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We have an app that's been around since the very early days of SQL Anywhere. It is currently under the default collation 1252Latin1. Although the primary language for users is English - there are some cases where they need to store names and descriptions in languages like Chinese, Korean, and eastern European. Users are wanting to cut this and paste some of these names from excel into a form and have it preserve the presentation. I found that even in Sybase Central this will not work with our current collation. I have tried defining these columns as nvarchar's but pasting in the characters still sees it being converted to something unreadable on update.

It does seem to work if I create a SQL Anywhere database with UCA.

FWIW - The nvarchar solution does work for MS SQL Server ( we have a different app that uses this db).

SAP support thinks I might have to convert my entire database to UCA to support a few columns that need to support these characters. However the catch is there is no easy way to do it. The database wizard will not support designation of a different collation and unloading the database and loading into a new UCA database results in a variety of truncation errors (perhaps because of the required extra length needed because UCA char/varchar length definitions are in bytes).

We would really like to avoid changing our entire schema and collation to be able to store a few local language names.

Are there any more efficient solutions than redesigning tables and rebuilding everything under a UCA database by hand?

asked 30 Aug '17, 14:50

Glenn%20Barber's gravatar image

Glenn Barber
accept rate: 8%

edited 30 Aug '17, 17:02

Volker%20Barth's gravatar image

Volker Barth

If you want to insert data into an NCHAR column, ensure that your application is using host variables to insert the data rather than inline string literals. SQLA SQL statements are processed in CHAR charset (1252 in your case). If you are using ODBC, bind the host variables using SQLWCHAR and bind as SQLWCHAR when fetching the data too. If you are using a different client interface, you may need other instructions and I can provide those if needed.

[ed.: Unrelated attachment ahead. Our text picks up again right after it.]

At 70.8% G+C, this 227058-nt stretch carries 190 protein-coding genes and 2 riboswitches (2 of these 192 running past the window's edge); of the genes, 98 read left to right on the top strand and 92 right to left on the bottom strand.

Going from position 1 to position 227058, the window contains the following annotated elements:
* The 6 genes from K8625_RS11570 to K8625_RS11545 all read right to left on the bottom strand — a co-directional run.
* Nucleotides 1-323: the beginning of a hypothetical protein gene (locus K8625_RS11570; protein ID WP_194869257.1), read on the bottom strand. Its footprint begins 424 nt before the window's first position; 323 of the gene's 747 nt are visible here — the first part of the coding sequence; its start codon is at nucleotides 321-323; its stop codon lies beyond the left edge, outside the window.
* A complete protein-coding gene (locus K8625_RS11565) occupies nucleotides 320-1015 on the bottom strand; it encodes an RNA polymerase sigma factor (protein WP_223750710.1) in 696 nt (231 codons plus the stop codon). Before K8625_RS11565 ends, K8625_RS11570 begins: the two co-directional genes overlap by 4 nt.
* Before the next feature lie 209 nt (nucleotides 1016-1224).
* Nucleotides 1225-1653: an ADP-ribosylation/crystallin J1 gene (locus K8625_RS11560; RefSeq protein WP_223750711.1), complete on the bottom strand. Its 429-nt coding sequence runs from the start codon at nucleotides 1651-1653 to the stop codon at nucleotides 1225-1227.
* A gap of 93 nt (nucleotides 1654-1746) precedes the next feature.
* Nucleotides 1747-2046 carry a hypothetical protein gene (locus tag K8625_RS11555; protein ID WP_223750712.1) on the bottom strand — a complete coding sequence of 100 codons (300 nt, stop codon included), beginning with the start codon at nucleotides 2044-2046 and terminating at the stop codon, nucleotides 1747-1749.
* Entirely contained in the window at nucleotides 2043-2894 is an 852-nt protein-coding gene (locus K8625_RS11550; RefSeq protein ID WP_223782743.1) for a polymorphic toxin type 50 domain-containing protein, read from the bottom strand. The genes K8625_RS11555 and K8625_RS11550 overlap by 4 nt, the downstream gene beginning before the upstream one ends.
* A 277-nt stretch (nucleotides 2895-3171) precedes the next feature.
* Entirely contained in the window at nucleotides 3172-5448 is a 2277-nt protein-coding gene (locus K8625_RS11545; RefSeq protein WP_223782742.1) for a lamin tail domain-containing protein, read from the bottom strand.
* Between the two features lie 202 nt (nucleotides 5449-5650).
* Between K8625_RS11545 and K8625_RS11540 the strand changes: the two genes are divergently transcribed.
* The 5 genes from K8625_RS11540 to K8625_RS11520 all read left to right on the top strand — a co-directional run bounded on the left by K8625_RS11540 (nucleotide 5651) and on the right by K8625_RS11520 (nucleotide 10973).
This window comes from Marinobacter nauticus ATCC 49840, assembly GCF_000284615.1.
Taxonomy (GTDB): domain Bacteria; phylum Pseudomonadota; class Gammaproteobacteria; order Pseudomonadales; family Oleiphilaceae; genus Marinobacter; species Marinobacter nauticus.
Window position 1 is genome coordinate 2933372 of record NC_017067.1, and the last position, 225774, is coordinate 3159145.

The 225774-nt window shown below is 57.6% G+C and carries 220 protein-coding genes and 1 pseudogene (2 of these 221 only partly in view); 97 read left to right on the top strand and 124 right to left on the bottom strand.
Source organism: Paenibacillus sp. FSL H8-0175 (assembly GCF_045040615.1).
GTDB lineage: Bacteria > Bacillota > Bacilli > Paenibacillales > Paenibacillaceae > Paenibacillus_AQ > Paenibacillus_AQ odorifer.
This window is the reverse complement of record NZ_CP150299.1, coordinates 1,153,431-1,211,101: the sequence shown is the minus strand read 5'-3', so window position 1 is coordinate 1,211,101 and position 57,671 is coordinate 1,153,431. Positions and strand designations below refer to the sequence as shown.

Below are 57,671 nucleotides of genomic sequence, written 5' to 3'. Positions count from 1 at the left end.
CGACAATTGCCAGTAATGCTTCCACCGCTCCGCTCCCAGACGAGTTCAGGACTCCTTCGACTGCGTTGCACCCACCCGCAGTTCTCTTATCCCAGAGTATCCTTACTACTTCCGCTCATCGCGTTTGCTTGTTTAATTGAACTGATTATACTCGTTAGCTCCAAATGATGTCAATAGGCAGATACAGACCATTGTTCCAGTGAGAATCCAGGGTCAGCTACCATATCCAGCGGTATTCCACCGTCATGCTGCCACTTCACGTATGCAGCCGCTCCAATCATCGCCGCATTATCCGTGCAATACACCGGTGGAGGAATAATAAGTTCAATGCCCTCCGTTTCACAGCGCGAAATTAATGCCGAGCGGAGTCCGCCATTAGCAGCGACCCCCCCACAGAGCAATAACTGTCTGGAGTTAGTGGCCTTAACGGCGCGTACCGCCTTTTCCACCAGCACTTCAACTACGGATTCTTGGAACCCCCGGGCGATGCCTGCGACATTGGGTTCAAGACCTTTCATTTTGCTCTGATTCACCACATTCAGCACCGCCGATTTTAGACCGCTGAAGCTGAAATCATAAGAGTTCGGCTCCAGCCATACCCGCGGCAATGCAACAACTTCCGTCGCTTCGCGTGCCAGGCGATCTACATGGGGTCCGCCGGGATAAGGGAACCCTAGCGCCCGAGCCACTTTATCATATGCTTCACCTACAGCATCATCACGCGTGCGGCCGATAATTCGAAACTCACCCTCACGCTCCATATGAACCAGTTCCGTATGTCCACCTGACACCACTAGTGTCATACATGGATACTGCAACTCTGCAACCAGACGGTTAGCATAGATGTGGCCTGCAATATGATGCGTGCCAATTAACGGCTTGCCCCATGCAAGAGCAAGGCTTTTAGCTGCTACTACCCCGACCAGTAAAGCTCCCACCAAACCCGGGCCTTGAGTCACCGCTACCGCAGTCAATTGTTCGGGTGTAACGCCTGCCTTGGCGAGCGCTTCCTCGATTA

For example, if you do

insert into customer( name ) values( '(chinese characters)' )

it will not work since the whole SQL statement with be converted to 1252 before it is executed.

Instead, do

insert into customer( name ) values( ? )

Then bind the first parameter as SQLWCHAR & provide a value in UTF16.

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answered 30 Aug '17, 15:08

John%20Smirnios's gravatar image

John Smirnios
accept rate: 37%

edited 30 Aug '17, 15:08

Thanks John - a very helpful suggestion - although using PowerBuilder, our control of the update is limited to the datawindow behavior - which is likely controlled by the ODBC Connection and whether we designate to disable Bind characters.

I'll have to dive into the connection parameters we are using. There was some issue a while back related to the SQLAnywhere interface eating special characters in Rich Text where we had to change the interface. It is possible that the app might work with Bind Enabled, but our testing using Sybase Central fails because the ODBC connection parameters might be different.

If you have any insite on the PB interface using ODBC, that would be helpful.

BTW - I looked back at our applications connection configuration - we are using DisableBind=1 (even though that causes a problem with rich text). The reason is that many of our queries pass too many parameters and were failing until we turned off Bind Variables. This probably warrants a reinvestigation to see if this limitation has changed in updated SQLA interfaces.

(30 Aug '17, 15:31) Glenn Barber
Replies hidden

Unfortunately, I have no knowledge of PB. Sorry.

Avoid setting charset parameters in your ODBC connection string. It will always default to the right thing on Windows: SQLCHAR will be OS ANSI charset and, if necessary, I believe the driver converts ANSI to/from database CHAR charset to distribute conversion load to clients rather than making the server do it all. SQLWCHAR will be UTF16 and the driver converts SQLWCHAR UTF16 to/from database NCHAR UTF8. Changing your charset on the connection string messes with that system.

I cannot speak for what Sybase Central does. I'd like to think it is a Unicode app and does inserts using host variables but I cannot confirm.

(30 Aug '17, 15:42) John Smirnios

According to that FAQ, you might also use the UNISTR builtin function to create NChar literals. Don't know whethet that will work with PB.

(30 Aug '17, 17:06) Volker Barth
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question asked: 30 Aug '17, 14:50

question was seen: 1,550 times

last updated: 30 Aug '17, 17:08